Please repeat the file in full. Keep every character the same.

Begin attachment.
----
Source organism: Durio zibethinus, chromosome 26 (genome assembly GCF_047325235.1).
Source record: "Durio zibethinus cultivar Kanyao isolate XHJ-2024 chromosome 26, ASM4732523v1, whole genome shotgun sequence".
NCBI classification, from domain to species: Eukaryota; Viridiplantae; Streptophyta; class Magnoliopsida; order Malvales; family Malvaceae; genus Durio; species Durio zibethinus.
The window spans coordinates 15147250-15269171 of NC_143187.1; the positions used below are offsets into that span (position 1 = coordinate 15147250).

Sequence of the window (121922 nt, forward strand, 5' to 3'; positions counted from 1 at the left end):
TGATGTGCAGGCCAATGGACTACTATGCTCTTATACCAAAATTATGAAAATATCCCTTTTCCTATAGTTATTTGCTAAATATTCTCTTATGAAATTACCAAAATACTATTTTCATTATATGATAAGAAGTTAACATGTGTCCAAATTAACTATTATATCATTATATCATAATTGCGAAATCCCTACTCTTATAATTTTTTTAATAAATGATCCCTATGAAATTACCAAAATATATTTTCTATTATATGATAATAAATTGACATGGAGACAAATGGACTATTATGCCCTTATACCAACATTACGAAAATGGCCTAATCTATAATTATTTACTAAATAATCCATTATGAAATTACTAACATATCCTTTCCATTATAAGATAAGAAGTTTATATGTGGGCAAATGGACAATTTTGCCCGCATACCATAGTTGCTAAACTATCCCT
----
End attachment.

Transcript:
Source organism: Durio zibethinus, chromosome 26 (genome assembly GCF_047325235.1).
Source record: "Durio zibethinus cultivar Kanyao isolate XHJ-2024 chromosome 26, ASM4732523v1, whole genome shotgun sequence".
NCBI classification, from domain to species: Eukaryota; Viridiplantae; Streptophyta; class Magnoliopsida; order Malvales; family Malvaceae; genus Durio; species Durio zibethinus.
The window spans coordinates 15147250-15269171 of NC_143187.1; the positions used below are offsets into that span (position 1 = coordinate 15147250).

Sequence of the window (121922 nt, forward strand, 5' to 3'; positions counted from 1 at the left end):
TGATGTGCAGGCCAATGGACTACTATGCTCTTATACCAAAATTATGAAAATATCCCTTTTCCTATAGTTATTTGCTAAATATTCTCTTATGAAATTACCAAAATACTATTTTCATTATATGATAAGAAGTTAACATGTGTCCAAATTAACTATTATATCATTATATCATAATTGCGAAATCCCTACTCTTATAATTTTTTTAATAAATGATCCCTATGAAATTACCAAAATATATTTTCTATTATATGATAATAAATTGACATGGAGACAAATGGACTATTATGCCCTTATACCAACATTACGAAAATGGCCTAATCTATAATTATTTACTAAATAATCCATTATGAAATTACTAACATATCCTTTCCATTATAAGATAAGAAGTTTATATGTGGGCAAATGGACAATTTTGCCCGCATACCATAGTTGCTAAACTATCCCT